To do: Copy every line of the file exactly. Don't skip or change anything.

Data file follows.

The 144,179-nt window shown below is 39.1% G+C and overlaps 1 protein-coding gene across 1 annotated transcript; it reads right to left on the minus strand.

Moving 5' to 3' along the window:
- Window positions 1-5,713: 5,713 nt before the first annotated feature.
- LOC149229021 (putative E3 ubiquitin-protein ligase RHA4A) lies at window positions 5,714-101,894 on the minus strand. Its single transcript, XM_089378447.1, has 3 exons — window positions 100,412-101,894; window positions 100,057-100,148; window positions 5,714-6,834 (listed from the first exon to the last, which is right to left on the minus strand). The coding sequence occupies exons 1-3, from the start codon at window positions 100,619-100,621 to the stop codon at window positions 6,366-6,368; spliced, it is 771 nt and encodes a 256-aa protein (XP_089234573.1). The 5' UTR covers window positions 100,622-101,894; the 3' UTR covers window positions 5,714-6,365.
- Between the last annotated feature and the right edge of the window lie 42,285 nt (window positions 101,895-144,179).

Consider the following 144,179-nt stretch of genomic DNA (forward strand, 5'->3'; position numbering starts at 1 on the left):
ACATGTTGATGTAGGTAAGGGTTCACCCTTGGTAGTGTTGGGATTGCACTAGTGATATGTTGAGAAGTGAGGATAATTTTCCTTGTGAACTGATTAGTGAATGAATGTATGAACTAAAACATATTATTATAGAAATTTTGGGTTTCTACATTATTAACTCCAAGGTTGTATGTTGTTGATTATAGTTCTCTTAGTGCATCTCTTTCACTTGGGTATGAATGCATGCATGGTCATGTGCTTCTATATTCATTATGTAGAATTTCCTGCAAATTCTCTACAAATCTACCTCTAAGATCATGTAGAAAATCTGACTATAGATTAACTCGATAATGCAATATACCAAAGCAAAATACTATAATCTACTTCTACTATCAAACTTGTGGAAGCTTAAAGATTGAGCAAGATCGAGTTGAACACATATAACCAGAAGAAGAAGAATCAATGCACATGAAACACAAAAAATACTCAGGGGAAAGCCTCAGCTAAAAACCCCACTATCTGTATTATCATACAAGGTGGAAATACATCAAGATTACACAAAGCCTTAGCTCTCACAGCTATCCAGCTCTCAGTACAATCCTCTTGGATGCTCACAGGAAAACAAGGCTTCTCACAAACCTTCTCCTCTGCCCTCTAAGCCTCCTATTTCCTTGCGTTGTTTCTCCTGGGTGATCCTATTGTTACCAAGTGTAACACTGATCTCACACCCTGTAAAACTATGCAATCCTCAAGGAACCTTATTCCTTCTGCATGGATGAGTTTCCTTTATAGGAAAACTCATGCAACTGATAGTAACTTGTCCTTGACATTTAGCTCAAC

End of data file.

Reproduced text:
The 144,179-nt window shown below is 39.1% G+C and overlaps 1 protein-coding gene across 1 annotated transcript; it reads right to left on the minus strand.

Moving 5' to 3' along the window:
- Window positions 1-5,713: 5,713 nt before the first annotated feature.
- LOC149229021 (putative E3 ubiquitin-protein ligase RHA4A) lies at window positions 5,714-101,894 on the minus strand. Its single transcript, XM_089378447.1, has 3 exons — window positions 100,412-101,894; window positions 100,057-100,148; window positions 5,714-6,834 (listed from the first exon to the last, which is right to left on the minus strand). The coding sequence occupies exons 1-3, from the start codon at window positions 100,619-100,621 to the stop codon at window positions 6,366-6,368; spliced, it is 771 nt and encodes a 256-aa protein (XP_089234573.1). The 5' UTR covers window positions 100,622-101,894; the 3' UTR covers window positions 5,714-6,365.
- Between the last annotated feature and the right edge of the window lie 42,285 nt (window positions 101,895-144,179).

Consider the following 144,179-nt stretch of genomic DNA (forward strand, 5'->3'; position numbering starts at 1 on the left):
ACATGTTGATGTAGGTAAGGGTTCACCCTTGGTAGTGTTGGGATTGCACTAGTGATATGTTGAGAAGTGAGGATAATTTTCCTTGTGAACTGATTAGTGAATGAATGTATGAACTAAAACATATTATTATAGAAATTTTGGGTTTCTACATTATTAACTCCAAGGTTGTATGTTGTTGATTATAGTTCTCTTAGTGCATCTCTTTCACTTGGGTATGAATGCATGCATGGTCATGTGCTTCTATATTCATTATGTAGAATTTCCTGCAAATTCTCTACAAATCTACCTCTAAGATCATGTAGAAAATCTGACTATAGATTAACTCGATAATGCAATATACCAAAGCAAAATACTATAATCTACTTCTACTATCAAACTTGTGGAAGCTTAAAGATTGAGCAAGATCGAGTTGAACACATATAACCAGAAGAAGAAGAATCAATGCACATGAAACACAAAAAATACTCAGGGGAAAGCCTCAGCTAAAAACCCCACTATCTGTATTATCATACAAGGTGGAAATACATCAAGATTACACAAAGCCTTAGCTCTCACAGCTATCCAGCTCTCAGTACAATCCTCTTGGATGCTCACAGGAAAACAAGGCTTCTCACAAACCTTCTCCTCTGCCCTCTAAGCCTCCTATTTCCTTGCGTTGTTTCTCCTGGGTGATCCTATTGTTACCAAGTGTAACACTGATCTCACACCCTGTAAAACTATGCAATCCTCAAGGAACCTTATTCCTTCTGCATGGATGAGTTTCCTTTATAGGAAAACTCATGCAACTGATAGTAACTTGTCCTTGACATTTAGCTCAAC